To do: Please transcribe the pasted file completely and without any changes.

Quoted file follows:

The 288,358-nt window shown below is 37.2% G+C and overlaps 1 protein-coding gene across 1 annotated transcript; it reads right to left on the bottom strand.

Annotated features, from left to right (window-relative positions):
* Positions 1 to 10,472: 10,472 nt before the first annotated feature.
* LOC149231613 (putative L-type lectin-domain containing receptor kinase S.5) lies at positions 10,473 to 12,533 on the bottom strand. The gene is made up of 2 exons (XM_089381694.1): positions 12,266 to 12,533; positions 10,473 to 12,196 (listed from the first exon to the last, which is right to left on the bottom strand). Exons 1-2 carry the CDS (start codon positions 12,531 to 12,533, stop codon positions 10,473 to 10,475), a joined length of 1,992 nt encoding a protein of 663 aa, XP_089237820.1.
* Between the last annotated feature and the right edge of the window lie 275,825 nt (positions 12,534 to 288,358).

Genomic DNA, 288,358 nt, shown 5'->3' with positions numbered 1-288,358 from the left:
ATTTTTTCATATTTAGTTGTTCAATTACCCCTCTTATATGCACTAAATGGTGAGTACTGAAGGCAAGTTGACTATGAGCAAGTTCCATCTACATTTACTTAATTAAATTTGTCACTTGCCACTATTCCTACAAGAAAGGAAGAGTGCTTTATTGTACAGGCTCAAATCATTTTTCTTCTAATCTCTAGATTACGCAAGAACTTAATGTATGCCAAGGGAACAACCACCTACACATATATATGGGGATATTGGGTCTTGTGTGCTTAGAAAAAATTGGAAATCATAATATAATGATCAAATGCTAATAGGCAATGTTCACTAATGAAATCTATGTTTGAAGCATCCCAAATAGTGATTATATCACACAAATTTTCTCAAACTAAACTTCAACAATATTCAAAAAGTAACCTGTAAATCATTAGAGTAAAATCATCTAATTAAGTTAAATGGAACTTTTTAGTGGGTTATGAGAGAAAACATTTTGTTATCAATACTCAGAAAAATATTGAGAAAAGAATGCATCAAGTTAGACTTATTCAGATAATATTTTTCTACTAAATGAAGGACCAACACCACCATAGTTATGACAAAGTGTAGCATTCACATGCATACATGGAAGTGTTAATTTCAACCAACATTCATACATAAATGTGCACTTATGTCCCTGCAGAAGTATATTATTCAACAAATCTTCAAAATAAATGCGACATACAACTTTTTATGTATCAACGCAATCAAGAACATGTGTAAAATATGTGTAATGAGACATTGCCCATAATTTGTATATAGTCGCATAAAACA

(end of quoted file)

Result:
The 288,358-nt window shown below is 37.2% G+C and overlaps 1 protein-coding gene across 1 annotated transcript; it reads right to left on the bottom strand.

Annotated features, from left to right (window-relative positions):
* Positions 1 to 10,472: 10,472 nt before the first annotated feature.
* LOC149231613 (putative L-type lectin-domain containing receptor kinase S.5) lies at positions 10,473 to 12,533 on the bottom strand. The gene is made up of 2 exons (XM_089381694.1): positions 12,266 to 12,533; positions 10,473 to 12,196 (listed from the first exon to the last, which is right to left on the bottom strand). Exons 1-2 carry the CDS (start codon positions 12,531 to 12,533, stop codon positions 10,473 to 10,475), a joined length of 1,992 nt encoding a protein of 663 aa, XP_089237820.1.
* Between the last annotated feature and the right edge of the window lie 275,825 nt (positions 12,534 to 288,358).

Genomic DNA, 288,358 nt, shown 5'->3' with positions numbered 1-288,358 from the left:
ATTTTTTCATATTTAGTTGTTCAATTACCCCTCTTATATGCACTAAATGGTGAGTACTGAAGGCAAGTTGACTATGAGCAAGTTCCATCTACATTTACTTAATTAAATTTGTCACTTGCCACTATTCCTACAAGAAAGGAAGAGTGCTTTATTGTACAGGCTCAAATCATTTTTCTTCTAATCTCTAGATTACGCAAGAACTTAATGTATGCCAAGGGAACAACCACCTACACATATATATGGGGATATTGGGTCTTGTGTGCTTAGAAAAAATTGGAAATCATAATATAATGATCAAATGCTAATAGGCAATGTTCACTAATGAAATCTATGTTTGAAGCATCCCAAATAGTGATTATATCACACAAATTTTCTCAAACTAAACTTCAACAATATTCAAAAAGTAACCTGTAAATCATTAGAGTAAAATCATCTAATTAAGTTAAATGGAACTTTTTAGTGGGTTATGAGAGAAAACATTTTGTTATCAATACTCAGAAAAATATTGAGAAAAGAATGCATCAAGTTAGACTTATTCAGATAATATTTTTCTACTAAATGAAGGACCAACACCACCATAGTTATGACAAAGTGTAGCATTCACATGCATACATGGAAGTGTTAATTTCAACCAACATTCATACATAAATGTGCACTTATGTCCCTGCAGAAGTATATTATTCAACAAATCTTCAAAATAAATGCGACATACAACTTTTTATGTATCAACGCAATCAAGAACATGTGTAAAATATGTGTAATGAGACATTGCCCATAATTTGTATATAGTCGCATAAAACA